Press release

Budget: what’s next for Brexit?

29 October 2018

Amanda Tickel, international tax partner at Deloitte, said:

“The Chancellor avoided the word Brexit all but once in his speech, instead referring to the UK’s current status of building a new relationship with our European partners. Recognising the UK is at a pivotal moment in Brexit talks, he flagged the possibility of the Spring Statement being upgraded to a full fiscal event if the economic outlook deteriorated. A headroom of £15bn is still held in reserve, along with other measures to manage the economy. Spending decisions will hold firm regardless if there’s a deal or not. In the meantime, the Government continues to prepare for all eventualities and boosted Brexit spend by an additional £500m for 2019/20, taking total Brexit spend to £4bn.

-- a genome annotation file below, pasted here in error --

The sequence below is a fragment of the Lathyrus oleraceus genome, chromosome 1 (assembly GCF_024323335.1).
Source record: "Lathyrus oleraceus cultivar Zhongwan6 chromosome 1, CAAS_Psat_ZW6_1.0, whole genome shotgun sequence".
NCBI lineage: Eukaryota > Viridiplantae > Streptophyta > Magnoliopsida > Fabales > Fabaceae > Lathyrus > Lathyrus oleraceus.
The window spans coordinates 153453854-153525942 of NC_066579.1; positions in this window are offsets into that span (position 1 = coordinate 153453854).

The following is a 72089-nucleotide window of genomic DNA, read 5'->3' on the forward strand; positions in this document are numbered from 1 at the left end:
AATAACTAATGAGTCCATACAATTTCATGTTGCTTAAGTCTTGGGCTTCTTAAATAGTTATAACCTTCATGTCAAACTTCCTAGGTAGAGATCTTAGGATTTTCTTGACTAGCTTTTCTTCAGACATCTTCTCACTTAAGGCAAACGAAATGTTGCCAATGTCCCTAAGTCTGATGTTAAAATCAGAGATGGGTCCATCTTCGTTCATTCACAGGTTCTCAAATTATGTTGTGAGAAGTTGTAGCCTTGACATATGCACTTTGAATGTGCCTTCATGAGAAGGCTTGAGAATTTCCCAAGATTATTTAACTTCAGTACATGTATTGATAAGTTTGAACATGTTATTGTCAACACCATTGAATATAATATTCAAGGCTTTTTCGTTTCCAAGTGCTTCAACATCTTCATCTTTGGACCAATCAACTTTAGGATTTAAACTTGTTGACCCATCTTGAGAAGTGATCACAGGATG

“Did the Chancellor go far enough to show Britain is open for business? Widening the ePassport service to the US, Australia, New Zealand and Canada is a good move, but the £2bn lending facility for exporters falls short of what’s needed. From a tax perspective, preserving corporation tax at 17% from 2020 does help maintain the UK as an attractive location. However, it was surprising not to see more generous R&D reliefs, given the Prime Minister’s aim for R&D spend to reach 2.4% of GDP by 2027. This will be one to look out for in future – higher R&D tax relief combined with a low corporation tax rate would help stimulate investment in an uncertain period."



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